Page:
COLA KING TO BUY GLOBAL RIGHTS TO DR. PEPPER, CANADA DRY.
Coca-Cola Co. agreed to buy most of rival Cadbury Schweppes Plc.'s beverage brands outside the U.S. for $1.85 billion in cash and debt, adding Cadbury's Canada Dry, Dr. Pepper and Crush brands to its stock in more than 120 countries.
``The test will be whether Coke can extract more from those brands than Cadbury was able to,'' said Michael Schroeder, chief investment officer of Wasmer, Schroeder & Co. in Naples, Fla., which owns Coke stock. London-based Cadbury is all but withdrawing from international beverage markets as it concentrates on its candy and U.S. soda businesses.
Coke's move is the latest by Chief Executive Douglas Ivester to cement its position over PepsiCo Inc. as the leading beverage company in most nations.
Brad Shaw, a spokesman for rival PepsiCo Inc., said the No. 2 soft-drink maker will ``take a close look at every aspect of this deal,'' but declined to be more specific.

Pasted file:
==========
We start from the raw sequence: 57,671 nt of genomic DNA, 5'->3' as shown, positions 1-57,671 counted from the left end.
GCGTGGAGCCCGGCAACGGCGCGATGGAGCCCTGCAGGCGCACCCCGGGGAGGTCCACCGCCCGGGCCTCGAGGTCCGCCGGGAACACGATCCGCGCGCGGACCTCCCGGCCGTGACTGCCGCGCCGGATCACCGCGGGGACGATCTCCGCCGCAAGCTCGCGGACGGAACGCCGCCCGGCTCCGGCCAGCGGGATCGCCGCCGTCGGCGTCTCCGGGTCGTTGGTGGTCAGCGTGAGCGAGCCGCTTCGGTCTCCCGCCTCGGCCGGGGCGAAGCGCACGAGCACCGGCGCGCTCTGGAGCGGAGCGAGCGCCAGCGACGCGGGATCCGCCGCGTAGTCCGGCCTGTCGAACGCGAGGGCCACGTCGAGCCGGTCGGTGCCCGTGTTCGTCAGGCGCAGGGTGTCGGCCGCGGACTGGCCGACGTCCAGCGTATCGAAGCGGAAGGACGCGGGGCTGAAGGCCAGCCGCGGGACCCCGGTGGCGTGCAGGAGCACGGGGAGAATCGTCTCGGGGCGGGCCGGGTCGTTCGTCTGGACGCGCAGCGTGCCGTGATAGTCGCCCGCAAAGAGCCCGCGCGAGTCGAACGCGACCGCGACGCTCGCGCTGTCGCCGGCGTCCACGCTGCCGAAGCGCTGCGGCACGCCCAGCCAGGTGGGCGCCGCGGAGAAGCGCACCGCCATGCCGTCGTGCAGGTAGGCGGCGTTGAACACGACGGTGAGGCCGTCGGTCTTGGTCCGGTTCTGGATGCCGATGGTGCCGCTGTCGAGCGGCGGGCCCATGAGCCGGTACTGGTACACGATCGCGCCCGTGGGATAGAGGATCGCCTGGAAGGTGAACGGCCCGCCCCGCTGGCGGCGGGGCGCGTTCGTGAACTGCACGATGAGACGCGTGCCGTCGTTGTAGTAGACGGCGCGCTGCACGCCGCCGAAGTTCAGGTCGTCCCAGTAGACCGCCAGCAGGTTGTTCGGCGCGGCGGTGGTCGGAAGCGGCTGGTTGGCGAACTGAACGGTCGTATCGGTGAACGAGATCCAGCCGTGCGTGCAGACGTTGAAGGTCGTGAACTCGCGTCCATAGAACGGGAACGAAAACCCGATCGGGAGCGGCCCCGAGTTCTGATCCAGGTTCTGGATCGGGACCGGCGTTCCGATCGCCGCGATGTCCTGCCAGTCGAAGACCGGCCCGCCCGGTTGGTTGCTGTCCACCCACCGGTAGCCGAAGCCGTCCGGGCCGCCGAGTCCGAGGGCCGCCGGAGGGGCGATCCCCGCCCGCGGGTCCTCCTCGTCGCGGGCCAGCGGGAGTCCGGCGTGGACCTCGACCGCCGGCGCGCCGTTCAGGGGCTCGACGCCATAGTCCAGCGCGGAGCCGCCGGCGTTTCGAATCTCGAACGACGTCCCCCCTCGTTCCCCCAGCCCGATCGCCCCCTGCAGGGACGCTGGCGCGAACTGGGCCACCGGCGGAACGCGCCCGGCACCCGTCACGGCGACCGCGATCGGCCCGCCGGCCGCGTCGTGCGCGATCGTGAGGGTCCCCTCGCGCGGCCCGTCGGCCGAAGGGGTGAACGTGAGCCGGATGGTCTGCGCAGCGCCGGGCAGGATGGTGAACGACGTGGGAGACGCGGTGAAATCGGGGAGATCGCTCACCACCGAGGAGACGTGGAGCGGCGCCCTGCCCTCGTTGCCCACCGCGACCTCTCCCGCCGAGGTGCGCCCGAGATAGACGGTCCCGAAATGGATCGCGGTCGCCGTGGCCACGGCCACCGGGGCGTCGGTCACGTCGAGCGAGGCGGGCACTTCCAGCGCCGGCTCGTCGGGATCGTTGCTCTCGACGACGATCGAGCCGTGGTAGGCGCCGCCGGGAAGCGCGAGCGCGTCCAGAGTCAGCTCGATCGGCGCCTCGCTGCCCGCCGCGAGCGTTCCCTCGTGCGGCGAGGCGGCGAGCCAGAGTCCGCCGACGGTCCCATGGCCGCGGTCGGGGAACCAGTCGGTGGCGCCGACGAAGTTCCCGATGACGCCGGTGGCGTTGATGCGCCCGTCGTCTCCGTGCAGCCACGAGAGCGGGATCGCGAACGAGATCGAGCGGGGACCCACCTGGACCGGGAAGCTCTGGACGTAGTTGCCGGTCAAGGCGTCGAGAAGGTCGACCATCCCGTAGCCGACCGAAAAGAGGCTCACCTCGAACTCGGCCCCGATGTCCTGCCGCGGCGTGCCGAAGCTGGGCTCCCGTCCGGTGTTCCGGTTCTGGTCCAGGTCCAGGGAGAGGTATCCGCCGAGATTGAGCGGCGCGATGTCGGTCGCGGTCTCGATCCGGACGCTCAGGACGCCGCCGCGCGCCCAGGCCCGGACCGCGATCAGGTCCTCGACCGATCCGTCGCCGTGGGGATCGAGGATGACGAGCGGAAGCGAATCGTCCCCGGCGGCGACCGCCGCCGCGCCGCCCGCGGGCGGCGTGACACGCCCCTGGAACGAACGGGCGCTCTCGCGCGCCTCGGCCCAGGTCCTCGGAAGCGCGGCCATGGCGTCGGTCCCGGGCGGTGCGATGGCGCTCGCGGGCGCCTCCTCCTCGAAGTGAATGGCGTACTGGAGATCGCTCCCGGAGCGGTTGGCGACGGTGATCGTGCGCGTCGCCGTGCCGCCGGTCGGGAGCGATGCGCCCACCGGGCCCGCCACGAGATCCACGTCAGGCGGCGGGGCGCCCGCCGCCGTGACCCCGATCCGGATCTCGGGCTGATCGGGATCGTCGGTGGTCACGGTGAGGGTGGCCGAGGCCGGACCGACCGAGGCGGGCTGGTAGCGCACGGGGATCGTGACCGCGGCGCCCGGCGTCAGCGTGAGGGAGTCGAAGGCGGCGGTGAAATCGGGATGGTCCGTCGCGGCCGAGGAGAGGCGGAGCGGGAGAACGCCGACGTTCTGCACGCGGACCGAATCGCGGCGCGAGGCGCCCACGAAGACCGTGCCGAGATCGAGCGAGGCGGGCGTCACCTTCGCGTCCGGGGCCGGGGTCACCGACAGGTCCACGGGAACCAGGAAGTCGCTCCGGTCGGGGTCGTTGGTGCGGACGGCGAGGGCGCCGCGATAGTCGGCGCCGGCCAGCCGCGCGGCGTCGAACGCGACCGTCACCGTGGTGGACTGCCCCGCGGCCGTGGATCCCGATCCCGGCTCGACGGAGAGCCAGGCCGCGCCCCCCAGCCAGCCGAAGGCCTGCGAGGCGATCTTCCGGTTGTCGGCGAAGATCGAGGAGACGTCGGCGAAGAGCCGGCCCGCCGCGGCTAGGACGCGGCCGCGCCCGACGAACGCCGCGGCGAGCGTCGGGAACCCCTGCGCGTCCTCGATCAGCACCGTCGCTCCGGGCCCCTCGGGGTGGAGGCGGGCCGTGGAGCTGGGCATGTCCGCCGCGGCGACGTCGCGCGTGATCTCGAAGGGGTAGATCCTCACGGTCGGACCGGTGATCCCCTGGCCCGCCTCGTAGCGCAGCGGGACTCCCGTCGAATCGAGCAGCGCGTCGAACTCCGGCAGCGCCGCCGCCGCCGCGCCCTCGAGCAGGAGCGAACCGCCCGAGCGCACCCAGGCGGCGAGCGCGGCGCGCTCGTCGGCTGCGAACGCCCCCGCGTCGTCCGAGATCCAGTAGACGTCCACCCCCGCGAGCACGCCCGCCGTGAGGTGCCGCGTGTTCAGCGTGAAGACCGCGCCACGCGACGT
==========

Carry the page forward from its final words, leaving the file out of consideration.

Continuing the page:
PepsiCo owns international rights to 7UP, which is a Cadbury soft drink in the U.S., and its U.S. bottlers are large distributors of Cadbury sodas.
The transaction, which requires regulatory approval, is likely to be concluded in mid-1999 and excludes South Africa and France. France is omitted because Coke wants to appease regulators there who rejected its $902 million offer for Orangina because of competitive concerns.
Atlanta-based Coca-Cola's market share of the world's soft-drink industry will increase to 52 percent from 50 percent as a result of the acquisition, said Salomon Smith Barney analyst Jennifer Solomon, who upgraded Coke shares to ``buy'' from ``neutral'' after the announcement.
PHOTO (Color) Coca-Cola is buying the right to sell Cadbury Schweppes brand beverages like these outside the U.S., France and South Africa.
John Lazar/Daily News
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|Publication:||Daily News (Los Angeles, CA)|
|Date:||Dec 12, 1998|
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